Whether for a first-generation entrepreneur or an established family business, an inventive spirit is at the core of building and preserving a long-term legacy. Some of the world’s most iconic and enduring companies began simply by combining ingenuity and determination to improve the quality of everyday life of their customers.
Inventions are on the rise in the 21st Century. They are driven by extraordinary advances in technology and venture capital vehicles ranging from sizable private funds to crowd-sourced Kickstarter Campaigns. With decades of experience innovating, today’s family firms are as well-positioned to create solutions to society’s problems as they have been in the past.
Kingston Technology Company Inc.
Confronted with a shortage of surface mount memory chips in 1987, engineers John Tu and David Sun designed a revolutionary Single In-Line Memory Module (SIMM) that would redefine industry standards. From humble beginnings in a California garage, the duo’s start-up eventually grew into a leading global manufacturer of memory and storage solutions.
Today, Kingston holds 78.7 per cent of the world’s Dynamic Random Access Memory (DRAM) market and is still owned by its founders. The company’s global distribution network boasts 18 regional offices and more than 175 locations.
The popular family-owned brand spanning three generations was established six years before Co-Founder Marcel Bich created the iconic BIC Cristal pen in 1950, based on László Biró’s ballpoint design. BIC would continue to rethink and improve daily-use items, extending its innovative approach to lighters and shavers. The company’s signature BIC Cristal Pen is the best-selling pen in the world and was made a part of the permanent collection at New York City’s Museum of Modern Art (MoMA) in 2001.
Today, BIC, which is in its third generation of leadership, generates more than $1.7 billion in sales annually and operates on nearly every continent.
During his time as captain of the University of Maryland football team, Kevin Plank became frustrated with the way his cotton shirts bunched up under his equipment during games. In 1996, Plank’s search for a better sports fabric let to him founding Under Armour. The company’s first product was a skin-tight shirt that wicked moisture away faster than anything on the market. Other innovative offerings would follow, like the company’s famous HeatGear T-shirt, which keeps athletes warm and dry in cold conditions. With endorsements from celebrity athletes, Under Armour grew into a billion-dollar brand by 2010 and is a mainstay in the locker rooms of athletes around the globe.
Under Armour went public in 2005, but Plank remains its largest shareholder. The company generates $5.7 billion annually and operates more than 350 retail locations.
Disappointed with his vacuum cleaner’s diminishing performance, in 1983, James Dyson leveraged the cyclonic air cleaning technology he had developed for his factory to invent the world’s first bagless vacuum cleaner. Initially available in Japan, Dyson’s “G-Force” vacuum was praised for its design and performance. With the sales from his first cyclonic vacuum, James Dyson founded Dyson Ltd. in 1993 and went on to develop the Dual Cyclone DC01 vacuum that would help launch the company’s global success.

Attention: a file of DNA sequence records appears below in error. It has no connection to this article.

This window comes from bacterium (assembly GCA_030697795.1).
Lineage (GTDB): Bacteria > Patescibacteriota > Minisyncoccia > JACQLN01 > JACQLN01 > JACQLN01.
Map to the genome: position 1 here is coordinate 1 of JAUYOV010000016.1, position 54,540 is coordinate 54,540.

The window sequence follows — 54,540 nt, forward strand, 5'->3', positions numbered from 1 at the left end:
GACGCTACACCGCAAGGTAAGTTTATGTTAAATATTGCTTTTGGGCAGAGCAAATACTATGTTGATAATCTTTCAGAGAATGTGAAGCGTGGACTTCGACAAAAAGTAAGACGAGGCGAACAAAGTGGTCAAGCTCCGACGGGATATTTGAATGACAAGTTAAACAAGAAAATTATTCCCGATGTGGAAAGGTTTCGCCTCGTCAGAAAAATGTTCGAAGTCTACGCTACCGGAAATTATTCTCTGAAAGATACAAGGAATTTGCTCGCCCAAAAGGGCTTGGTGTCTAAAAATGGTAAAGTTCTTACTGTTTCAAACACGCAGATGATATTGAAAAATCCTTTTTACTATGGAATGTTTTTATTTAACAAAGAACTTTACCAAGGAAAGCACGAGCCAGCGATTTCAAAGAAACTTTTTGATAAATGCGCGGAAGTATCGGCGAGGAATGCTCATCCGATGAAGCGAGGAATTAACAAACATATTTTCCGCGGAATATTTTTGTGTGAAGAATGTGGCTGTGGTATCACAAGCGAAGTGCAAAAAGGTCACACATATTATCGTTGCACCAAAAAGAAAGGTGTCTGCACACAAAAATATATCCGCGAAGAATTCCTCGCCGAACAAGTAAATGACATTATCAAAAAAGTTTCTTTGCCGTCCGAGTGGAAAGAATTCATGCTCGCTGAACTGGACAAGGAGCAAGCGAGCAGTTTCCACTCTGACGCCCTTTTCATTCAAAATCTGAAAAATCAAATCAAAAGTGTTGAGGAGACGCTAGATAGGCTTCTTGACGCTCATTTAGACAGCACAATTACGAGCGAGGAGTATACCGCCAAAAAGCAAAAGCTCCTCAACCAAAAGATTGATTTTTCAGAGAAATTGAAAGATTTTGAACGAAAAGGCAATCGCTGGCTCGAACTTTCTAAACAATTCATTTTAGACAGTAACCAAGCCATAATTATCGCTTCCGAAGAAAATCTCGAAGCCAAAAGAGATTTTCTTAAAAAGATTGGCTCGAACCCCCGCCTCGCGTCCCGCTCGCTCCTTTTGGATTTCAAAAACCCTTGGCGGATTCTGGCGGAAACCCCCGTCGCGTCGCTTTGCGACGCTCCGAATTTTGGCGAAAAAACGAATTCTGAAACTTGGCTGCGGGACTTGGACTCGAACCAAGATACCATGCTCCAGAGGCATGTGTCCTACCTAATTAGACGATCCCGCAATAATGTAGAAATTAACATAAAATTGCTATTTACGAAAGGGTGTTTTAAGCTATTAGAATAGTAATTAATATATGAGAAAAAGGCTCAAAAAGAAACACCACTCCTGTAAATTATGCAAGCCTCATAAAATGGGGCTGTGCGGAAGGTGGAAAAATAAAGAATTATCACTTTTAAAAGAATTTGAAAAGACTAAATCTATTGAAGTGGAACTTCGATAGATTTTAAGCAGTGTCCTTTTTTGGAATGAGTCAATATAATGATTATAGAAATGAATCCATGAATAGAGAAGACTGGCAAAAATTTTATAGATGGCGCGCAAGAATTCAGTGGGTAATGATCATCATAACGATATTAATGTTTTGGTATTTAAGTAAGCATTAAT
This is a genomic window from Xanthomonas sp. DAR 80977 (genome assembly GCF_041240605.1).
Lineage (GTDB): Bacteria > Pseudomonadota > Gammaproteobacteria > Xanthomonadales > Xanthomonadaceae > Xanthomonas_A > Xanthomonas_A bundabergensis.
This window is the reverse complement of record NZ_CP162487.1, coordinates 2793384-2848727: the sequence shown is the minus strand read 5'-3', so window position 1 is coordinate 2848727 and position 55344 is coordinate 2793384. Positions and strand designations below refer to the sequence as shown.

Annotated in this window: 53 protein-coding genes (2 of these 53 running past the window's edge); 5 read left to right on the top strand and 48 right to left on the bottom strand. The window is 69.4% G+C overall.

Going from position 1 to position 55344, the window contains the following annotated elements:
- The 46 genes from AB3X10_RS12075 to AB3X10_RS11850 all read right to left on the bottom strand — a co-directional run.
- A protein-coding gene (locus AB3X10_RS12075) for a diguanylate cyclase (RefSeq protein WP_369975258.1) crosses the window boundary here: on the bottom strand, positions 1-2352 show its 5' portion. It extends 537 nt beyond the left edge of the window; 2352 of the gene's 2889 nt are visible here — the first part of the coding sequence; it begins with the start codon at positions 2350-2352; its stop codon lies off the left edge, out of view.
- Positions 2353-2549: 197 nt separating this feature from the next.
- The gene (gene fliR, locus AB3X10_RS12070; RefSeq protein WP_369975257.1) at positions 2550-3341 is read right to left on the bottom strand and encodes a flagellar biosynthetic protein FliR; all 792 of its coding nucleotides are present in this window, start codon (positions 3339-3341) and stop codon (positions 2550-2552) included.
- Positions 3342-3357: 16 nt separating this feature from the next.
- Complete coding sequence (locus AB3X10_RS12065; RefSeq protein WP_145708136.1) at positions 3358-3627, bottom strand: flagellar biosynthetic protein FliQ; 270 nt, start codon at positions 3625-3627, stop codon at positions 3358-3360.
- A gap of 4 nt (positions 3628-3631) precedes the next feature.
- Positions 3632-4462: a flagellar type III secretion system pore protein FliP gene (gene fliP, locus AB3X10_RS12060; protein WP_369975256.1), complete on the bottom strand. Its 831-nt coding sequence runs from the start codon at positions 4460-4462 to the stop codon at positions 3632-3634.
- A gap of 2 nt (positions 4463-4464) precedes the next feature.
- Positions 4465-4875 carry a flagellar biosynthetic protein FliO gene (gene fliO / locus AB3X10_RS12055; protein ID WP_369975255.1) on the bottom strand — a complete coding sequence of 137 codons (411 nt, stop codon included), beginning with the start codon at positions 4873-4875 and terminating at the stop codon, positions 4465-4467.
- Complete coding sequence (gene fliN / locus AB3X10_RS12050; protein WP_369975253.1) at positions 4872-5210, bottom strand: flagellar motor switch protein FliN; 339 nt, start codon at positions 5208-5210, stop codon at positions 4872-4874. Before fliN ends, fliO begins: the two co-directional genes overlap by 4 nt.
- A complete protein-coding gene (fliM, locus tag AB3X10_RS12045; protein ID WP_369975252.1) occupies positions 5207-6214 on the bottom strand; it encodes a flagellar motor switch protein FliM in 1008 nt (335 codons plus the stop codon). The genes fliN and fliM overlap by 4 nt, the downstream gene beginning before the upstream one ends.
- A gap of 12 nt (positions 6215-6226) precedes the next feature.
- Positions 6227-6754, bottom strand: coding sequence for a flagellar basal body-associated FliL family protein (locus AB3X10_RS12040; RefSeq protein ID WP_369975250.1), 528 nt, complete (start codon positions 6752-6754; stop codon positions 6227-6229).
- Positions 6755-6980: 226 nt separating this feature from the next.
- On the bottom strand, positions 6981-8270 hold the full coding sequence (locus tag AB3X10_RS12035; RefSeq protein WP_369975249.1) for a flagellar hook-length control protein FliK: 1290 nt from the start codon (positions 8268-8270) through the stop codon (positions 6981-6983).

With a growing team of engineers and scientists, Dyson extended its research, development, and technology to other consumer products. Today, Dyson offers a range of products including vacuum cleaners, air purifiers, curling irons, headphones, and lighting applications. Dyson products can be found in 84 markets globally.
After speaking with fishermen and dockworkers, Henry W. Brands created a sharper, more durable fillet knife specifically designed for cannery workers. Brands’ popular tool prompted the launch of his company, COAST, in 1919. Now in its third generation, the Oregon-based family-owned business continues to innovate the gear working professionals rely on. COAST’s world-class LED optical technology and pocket tools are favourites with law enforcement, home DIYers, and recreationists.
In 1909, young chemist Eugène Schueller invented and patented a unique hair dye. Unlike other hair colouring formulas on the market, Schueller’s product was perfectly safe to use and soon became a favourite among Parisian hairdressers. Hair colourants were the company’s focus for decades, but the DNA of Schueller’s research, innovation, and focus on safety remained central to L’Oréal’s development of new beauty products and business opportunities.
The Bettencourt-Meyers family, descendants of the company’s founder, now own the celebrated business. As the largest cosmetic company in the world, L’Oréal controls 42 consumer and professional brands, generating over $38 billion in annual sales.
When Canadian chemist and engineer Robert Niven discovered just how much CO2 is released in the cement-making process, he developed technology that would repurpose the damaging gas and potentially reduce the carbon footprint of urban areas around the world. Backed by an investor group including Bill Gates, Jeff Bezos, and Michael Bloomberg, Niven founded CarbonCure in 2007. The company uses an innovative technique to lock CO2 into concrete during its creation stage, preventing greenhouse gas from being released while also producing stronger concrete.
CarbonCure’s technology is currently being used by plants around the world. The company’s ultimate goal is to eliminate 500 million tonnes of embodied carbon emissions every year – the equivalent of taking 100 million cars off the road.